Catholic bishops pledge $ 30 million for reconciliation projects


TORONTO – The bishops of Canada on Monday pledged $ 30 million to support Indigenous reconciliation projects for residential school survivors, their families and communities across the country.

The Canadian Conference of Catholic Bishops (CCCB) said in a press release that it seeks to distribute the money within five years, funding initiatives at the local level. Parishes across Canada are encouraged to participate and scale up the effort.

Raymond Poisson, president of the CCCB, hopes the funds will be used to support meaningful projects and make a difference for those experiencing continued trauma from the residential school system.

“There was a universal consensus that Catholic entities must do more in a tangible way to alleviate the suffering experienced in residential schools in Canada,” he said in the statement. “Comprised of local diocesan initiatives, this effort will help support programs and initiatives dedicated to improving the lives of residential school survivors and their communities, securing the necessary resources to help them on the road to recovery.” .

Funding for projects will be determined in consultation with First Nations, Métis and Inuit populations in each region.

“Ongoing conversations with local leaders will be instrumental in determining which programs are most worth supporting,” said CCCB Vice President William McGrattan. “There isn’t a single step that can take away the pain felt by residential school survivors, but by listening, seeking relationships and working collaboratively where we can, we hope to learn to walk together on a new path of hope.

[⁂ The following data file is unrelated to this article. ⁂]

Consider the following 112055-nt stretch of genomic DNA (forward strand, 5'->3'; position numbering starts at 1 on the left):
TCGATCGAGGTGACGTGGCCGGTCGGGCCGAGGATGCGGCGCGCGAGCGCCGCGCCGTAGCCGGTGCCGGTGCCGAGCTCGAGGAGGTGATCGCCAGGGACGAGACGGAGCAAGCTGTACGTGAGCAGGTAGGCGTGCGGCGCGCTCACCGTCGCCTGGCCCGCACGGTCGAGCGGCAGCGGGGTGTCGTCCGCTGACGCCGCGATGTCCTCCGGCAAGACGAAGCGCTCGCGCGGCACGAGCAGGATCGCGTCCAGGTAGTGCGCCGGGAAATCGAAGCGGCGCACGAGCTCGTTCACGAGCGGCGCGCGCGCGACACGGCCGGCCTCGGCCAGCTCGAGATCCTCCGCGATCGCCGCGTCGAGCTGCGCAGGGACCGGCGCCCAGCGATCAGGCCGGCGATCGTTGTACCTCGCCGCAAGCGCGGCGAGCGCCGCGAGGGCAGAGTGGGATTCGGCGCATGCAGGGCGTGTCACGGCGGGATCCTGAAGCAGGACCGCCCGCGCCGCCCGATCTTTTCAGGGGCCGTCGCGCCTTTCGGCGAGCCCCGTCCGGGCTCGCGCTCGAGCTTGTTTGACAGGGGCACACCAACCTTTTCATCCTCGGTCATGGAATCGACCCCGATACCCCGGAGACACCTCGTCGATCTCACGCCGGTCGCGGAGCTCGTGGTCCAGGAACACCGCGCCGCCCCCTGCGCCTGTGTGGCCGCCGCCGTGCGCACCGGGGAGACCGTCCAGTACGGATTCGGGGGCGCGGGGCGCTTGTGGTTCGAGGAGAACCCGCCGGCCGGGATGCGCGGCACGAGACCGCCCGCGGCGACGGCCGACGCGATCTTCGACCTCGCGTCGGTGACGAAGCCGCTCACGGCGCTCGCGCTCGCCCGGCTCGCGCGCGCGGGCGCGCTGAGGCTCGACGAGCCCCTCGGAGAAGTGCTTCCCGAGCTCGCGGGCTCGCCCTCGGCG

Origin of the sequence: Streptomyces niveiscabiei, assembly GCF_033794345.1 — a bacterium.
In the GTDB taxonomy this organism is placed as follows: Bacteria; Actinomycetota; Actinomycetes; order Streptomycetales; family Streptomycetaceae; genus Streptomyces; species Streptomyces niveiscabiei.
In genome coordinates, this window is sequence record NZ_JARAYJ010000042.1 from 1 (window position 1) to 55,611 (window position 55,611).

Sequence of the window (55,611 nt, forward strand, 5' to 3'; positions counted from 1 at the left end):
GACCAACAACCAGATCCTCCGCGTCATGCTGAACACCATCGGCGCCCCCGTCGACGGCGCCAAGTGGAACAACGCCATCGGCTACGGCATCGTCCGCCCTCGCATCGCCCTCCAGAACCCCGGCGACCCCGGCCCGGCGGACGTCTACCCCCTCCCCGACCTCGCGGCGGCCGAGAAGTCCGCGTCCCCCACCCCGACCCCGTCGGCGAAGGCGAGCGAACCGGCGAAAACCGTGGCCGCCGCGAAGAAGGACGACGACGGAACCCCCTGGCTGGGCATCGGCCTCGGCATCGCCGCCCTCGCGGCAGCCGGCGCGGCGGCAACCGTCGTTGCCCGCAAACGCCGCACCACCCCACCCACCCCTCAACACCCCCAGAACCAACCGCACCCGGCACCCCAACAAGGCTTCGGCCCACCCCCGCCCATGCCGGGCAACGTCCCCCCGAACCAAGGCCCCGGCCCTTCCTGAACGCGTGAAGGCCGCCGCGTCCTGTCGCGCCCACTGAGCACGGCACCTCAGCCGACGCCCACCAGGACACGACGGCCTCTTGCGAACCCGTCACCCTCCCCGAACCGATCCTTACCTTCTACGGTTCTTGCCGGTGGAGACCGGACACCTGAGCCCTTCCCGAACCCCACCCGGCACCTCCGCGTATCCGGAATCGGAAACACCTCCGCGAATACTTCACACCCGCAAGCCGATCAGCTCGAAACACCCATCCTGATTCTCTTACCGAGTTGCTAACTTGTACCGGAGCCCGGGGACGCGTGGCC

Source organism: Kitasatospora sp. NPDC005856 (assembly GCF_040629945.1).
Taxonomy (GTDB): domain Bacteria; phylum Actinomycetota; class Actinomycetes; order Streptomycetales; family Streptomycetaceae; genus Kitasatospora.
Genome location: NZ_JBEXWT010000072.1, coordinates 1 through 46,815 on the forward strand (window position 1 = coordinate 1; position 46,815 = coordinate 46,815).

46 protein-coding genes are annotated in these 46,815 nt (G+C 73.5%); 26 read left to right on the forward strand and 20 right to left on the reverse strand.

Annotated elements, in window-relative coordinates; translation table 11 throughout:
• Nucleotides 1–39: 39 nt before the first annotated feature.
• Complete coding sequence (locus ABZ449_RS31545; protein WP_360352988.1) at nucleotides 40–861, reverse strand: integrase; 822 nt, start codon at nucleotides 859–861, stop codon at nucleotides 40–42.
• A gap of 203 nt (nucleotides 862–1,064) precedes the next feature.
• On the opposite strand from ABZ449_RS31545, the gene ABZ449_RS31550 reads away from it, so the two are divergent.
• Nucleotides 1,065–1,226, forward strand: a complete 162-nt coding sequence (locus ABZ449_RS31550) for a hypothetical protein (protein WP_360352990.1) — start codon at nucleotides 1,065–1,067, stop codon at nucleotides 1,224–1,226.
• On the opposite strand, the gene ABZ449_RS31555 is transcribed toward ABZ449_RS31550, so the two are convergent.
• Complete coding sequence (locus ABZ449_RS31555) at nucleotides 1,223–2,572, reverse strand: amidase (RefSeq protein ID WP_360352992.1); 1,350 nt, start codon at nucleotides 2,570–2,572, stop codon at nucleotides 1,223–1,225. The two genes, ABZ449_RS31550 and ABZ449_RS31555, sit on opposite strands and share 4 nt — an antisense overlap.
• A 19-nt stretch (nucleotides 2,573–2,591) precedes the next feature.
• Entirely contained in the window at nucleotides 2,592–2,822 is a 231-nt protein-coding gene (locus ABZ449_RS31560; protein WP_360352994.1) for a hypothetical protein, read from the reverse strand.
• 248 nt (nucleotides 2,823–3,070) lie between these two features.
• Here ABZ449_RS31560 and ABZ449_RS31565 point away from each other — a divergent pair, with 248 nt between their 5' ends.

The CCCB on Friday issued an apology acknowledging the horrors that occurred in the residential schools it led for the federal government for more than a century.

This is not the first time the church has pledged money to support residential school survivors. As part of the Indian Residential Schools Settlement Agreement in 2005, the church initially agreed to raise $ 25 million for survivors. In the end, however, less than $ 4 million was paid out.

There were 139 boarding schools in the federally funded program, which operated in Canada between the late 19th century and 1996. The Catholic Church operated many institutions.

Thousands of the 150,000 First Nations, Métis and Inuit children who attended these schools have died, with some estimates placing the death toll at 15,000. Hundreds of anonymous graves were found at the sites of several former residential schools earlier this year. ; in some cases, the number of children buried at the sites is believed to be significantly higher than any official death toll.

The announcement comes days before the National Day for Truth and Reconciliation, which will be celebrated for the first time on September 30.


If you are a former residential school student in distress or have been affected by the residential school system and need assistance, you can contact the 24 hour residential schools crisis line: 1-866-925- 4419

Additional Aboriginal mental health support and resources are available here.

With files from writer Ryan Flanagan


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